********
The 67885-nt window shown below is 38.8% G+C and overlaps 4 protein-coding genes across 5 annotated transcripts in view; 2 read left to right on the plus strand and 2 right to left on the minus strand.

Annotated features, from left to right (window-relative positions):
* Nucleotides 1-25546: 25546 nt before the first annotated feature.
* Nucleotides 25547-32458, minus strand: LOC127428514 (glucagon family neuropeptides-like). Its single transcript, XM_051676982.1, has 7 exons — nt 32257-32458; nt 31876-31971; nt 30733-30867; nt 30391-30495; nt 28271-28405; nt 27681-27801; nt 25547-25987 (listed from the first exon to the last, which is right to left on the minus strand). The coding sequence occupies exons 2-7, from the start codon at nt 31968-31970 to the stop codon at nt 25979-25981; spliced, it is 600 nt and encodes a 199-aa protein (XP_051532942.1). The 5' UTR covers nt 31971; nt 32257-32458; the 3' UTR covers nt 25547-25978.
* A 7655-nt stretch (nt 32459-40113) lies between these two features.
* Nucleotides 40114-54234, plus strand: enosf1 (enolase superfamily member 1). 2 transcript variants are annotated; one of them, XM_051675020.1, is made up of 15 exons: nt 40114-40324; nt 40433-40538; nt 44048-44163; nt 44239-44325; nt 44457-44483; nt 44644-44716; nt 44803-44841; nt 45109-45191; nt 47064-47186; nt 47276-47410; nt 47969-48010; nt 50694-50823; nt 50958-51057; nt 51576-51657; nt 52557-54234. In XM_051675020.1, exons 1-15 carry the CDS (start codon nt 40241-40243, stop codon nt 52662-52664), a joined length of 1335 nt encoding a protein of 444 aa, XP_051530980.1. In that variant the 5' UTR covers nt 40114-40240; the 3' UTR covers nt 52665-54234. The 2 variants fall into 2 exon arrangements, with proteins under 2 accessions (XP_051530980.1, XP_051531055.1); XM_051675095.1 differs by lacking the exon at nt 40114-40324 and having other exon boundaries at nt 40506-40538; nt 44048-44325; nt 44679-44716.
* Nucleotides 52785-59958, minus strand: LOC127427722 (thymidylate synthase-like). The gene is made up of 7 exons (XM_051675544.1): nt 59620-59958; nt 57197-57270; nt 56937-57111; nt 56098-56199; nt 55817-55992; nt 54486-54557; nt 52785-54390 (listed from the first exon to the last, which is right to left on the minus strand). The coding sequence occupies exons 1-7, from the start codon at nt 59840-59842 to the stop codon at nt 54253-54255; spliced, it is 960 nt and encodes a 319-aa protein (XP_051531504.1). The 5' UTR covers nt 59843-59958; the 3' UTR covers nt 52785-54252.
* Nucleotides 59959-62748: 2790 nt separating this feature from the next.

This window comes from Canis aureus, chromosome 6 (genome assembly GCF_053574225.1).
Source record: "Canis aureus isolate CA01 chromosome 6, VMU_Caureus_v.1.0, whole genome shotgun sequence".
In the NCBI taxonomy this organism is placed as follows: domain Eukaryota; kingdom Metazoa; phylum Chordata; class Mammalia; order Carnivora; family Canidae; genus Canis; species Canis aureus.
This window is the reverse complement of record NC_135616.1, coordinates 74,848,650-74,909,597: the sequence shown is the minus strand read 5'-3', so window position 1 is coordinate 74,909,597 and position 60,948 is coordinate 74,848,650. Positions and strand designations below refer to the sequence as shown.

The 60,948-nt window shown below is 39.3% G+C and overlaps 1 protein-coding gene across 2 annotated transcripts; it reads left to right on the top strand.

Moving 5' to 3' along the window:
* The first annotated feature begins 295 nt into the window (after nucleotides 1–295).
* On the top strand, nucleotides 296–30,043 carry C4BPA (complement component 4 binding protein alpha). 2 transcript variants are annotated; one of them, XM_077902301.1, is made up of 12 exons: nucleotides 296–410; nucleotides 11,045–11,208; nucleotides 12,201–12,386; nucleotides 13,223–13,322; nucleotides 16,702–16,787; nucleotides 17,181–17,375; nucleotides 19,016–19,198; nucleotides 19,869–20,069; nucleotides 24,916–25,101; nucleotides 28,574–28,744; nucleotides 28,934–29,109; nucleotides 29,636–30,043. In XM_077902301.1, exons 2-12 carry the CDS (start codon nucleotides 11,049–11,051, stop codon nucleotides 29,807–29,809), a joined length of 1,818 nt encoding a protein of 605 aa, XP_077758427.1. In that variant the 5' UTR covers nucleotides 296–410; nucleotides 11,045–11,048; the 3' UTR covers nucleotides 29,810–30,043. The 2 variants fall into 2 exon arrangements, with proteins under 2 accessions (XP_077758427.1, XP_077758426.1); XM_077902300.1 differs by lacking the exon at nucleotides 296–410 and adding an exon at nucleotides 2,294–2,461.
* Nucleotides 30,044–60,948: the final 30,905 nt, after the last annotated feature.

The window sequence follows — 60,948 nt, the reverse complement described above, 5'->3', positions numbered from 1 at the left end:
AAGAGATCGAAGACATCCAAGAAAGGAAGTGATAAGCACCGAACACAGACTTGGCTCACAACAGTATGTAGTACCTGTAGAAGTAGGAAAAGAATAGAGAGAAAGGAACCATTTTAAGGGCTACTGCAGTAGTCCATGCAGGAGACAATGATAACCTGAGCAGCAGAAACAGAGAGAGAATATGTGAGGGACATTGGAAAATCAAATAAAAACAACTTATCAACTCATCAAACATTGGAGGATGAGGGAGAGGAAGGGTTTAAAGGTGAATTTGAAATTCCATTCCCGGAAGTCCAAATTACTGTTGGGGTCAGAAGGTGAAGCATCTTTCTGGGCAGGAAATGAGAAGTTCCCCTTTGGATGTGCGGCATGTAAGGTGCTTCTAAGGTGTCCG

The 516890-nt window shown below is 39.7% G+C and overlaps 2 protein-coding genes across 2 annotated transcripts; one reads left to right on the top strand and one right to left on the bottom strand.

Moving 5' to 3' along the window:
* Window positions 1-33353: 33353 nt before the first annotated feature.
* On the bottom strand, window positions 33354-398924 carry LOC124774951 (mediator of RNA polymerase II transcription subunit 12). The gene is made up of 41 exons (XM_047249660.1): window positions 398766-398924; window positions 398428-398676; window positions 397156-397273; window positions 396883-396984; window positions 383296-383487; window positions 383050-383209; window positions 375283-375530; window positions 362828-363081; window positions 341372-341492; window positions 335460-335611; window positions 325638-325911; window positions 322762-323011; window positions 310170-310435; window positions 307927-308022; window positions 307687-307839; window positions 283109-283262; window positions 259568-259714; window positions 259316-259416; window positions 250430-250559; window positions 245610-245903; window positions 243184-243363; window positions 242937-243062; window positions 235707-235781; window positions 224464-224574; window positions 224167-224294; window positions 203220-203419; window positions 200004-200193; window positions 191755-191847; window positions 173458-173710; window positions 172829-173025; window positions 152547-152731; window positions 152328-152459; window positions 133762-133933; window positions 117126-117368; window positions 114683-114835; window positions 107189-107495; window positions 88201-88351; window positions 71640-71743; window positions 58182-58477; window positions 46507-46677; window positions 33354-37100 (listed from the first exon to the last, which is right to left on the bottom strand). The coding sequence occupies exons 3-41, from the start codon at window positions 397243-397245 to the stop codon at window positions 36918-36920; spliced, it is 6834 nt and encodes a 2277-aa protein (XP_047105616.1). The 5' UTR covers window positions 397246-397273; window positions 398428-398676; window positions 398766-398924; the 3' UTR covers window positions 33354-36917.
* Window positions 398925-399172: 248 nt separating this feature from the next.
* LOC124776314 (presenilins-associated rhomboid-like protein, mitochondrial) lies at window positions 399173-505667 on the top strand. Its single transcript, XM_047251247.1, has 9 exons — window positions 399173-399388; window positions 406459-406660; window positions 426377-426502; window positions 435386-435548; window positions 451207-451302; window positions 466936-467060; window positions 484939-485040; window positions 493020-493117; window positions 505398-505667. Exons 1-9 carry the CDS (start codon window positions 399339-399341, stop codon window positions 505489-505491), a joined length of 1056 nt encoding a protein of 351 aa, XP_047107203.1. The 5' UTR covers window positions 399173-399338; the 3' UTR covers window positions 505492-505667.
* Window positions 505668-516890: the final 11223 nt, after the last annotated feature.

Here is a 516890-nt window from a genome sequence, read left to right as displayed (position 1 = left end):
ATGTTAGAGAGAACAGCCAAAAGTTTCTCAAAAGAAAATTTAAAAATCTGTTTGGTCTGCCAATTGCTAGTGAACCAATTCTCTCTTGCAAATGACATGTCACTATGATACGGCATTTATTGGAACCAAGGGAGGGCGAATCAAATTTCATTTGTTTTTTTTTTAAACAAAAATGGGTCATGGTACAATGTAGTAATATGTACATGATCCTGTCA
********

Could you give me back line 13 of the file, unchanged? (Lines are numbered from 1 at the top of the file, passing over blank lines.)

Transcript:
The 60,948-nt window shown below is 39.3% G+C and overlaps 1 protein-coding gene across 2 annotated transcripts; it reads left to right on the top strand.